Home > Ephemeris Program, Planets > 09/02/2015 – Ephemeris – Planets at either end of the night

09/02/2015 – Ephemeris – Planets at either end of the night

September 2, 2015

Ephemeris for Wednesday, September 2nd.  The Sun will rise at 7:06.  It’ll be up for 13 hours and 12 minutes, setting at 8:18.   The Moon, 3 days before last quarter, will rise at 10:45 this evening.

Lets look for the bright planets for this week.  Saturn is alone in the evening sky spotted low in the southwestern sky near the bright star Antares to its lower left.  It will set at 11:32 p.m.  The rest of the planet action has moved to the morning sky.  Mars is now climbing away from the Sun.  It’s pretty dim, rising before the start of morning twilight at 4:56 a.m. in the east-northeast.  Venus is making a grand appearance, rising at 5:12 a.m. a bit north of east.  Much dimmer Mars is to the left and a bit above Venus.  Mercury, though in the evening sky is poorly placed for viewing.  That won’t be true next month when it enters the morning sky.  Jupiter now is too close to the direction of the Sun to be seen.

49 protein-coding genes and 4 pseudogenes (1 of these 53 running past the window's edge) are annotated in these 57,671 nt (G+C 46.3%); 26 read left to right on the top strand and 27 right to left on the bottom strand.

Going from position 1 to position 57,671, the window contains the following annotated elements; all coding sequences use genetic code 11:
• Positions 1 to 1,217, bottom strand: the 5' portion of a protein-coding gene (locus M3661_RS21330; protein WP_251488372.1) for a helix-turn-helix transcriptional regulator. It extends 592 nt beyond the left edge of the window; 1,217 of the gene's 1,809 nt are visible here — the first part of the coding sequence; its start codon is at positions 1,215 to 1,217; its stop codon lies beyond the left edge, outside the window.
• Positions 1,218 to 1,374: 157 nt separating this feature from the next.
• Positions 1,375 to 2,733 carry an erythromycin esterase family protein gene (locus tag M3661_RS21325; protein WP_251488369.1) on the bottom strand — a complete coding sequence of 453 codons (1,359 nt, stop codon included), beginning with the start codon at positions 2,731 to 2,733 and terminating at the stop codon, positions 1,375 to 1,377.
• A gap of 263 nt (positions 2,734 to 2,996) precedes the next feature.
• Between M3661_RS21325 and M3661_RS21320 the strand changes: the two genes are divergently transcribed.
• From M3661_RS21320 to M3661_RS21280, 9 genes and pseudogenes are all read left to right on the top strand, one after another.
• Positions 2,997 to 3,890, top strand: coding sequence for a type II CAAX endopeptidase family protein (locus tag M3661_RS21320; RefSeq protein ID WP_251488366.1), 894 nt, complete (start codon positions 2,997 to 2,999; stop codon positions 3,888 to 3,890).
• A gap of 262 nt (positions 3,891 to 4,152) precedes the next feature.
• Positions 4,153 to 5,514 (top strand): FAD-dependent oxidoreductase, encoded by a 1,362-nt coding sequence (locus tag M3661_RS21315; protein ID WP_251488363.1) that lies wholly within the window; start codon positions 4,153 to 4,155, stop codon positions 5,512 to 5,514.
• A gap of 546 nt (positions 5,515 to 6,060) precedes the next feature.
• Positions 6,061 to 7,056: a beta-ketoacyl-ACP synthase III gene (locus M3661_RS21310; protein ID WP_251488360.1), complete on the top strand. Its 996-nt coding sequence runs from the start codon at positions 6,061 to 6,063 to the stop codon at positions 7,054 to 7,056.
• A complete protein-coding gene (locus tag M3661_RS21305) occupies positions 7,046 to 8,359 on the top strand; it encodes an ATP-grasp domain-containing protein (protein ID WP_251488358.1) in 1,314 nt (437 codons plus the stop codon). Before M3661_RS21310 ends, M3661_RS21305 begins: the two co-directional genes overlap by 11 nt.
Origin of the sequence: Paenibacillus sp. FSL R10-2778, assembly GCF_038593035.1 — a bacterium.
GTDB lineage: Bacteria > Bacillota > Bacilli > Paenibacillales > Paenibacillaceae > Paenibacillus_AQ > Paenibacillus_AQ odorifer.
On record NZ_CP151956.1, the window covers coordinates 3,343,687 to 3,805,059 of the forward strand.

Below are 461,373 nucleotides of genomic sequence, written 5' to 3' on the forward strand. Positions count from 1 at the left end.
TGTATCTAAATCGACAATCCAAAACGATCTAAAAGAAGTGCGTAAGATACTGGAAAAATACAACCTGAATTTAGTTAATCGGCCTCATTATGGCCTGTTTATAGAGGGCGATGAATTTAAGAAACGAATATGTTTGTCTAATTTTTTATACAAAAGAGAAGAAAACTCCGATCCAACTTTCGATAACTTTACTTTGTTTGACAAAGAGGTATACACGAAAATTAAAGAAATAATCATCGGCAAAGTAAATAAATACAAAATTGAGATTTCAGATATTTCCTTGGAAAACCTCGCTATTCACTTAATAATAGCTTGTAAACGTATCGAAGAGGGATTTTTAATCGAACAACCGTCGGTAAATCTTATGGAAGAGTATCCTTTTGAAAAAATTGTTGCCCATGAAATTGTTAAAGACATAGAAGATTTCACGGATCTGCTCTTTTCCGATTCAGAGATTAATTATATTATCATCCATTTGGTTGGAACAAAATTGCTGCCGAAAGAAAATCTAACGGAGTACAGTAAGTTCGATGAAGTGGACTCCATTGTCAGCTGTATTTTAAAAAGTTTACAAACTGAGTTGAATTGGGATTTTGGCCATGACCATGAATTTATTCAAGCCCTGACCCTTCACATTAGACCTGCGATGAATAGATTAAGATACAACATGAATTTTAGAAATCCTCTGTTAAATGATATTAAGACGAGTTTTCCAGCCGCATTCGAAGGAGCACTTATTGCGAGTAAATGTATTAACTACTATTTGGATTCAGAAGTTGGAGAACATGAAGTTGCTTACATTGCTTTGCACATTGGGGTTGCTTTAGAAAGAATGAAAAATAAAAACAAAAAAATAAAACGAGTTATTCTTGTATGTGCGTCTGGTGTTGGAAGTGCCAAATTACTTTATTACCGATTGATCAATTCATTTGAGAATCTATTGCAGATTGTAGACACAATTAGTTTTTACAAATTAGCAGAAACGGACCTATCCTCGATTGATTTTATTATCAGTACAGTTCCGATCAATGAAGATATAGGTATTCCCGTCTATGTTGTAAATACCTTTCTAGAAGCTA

Times are for the Traverse City/Interlochen area of Michigan. They may be different for your location.



Saturn with the Zodiacal constellations of Libra, Scorpius and Sagittarius as the Teapot. Created using Stellarium.

Telescopic Saturn

What Saturn and its moons might appear like in a telescope at 10 p.m., September 2, 2015. Small telescopes will show only the moon Titan. Created using Stellarium.

Venus and Mars

Is it a UFO? Is it an airplane’s landing lights? Nope, it’s Venus. Also visible is Mars nearby with the stars and constellations of Winter at 6 a.m. September 3, 2015. Created using Stellarium.

Telescopic Venus

Venus through a telescope – September 3, 2015. Created using Stellarium.

Sunrise and Sunset skies

This is a chart showing the sunrise and sunset skies for September 2, 2015 showing the location of the planets and the Moon at that time. Created using my LookingUp program. Click on the image to enlarge.

Note the angle of the ecliptic to the Sun at the morning and evening horizon.  It is at a very low angle in the evening.  That’s why Mercury, though at a fairly large distance from the Sun (27º) is not really visible in the evening.  In the morning the ecliptic rises at a much steeper angle so Venus at 25.5º separation from the Sun is easily visible.  The situation will be reversed in 6 months, or right now if you travel south of the equator.

Categories: Ephemeris Program, Planets Tags: , ,
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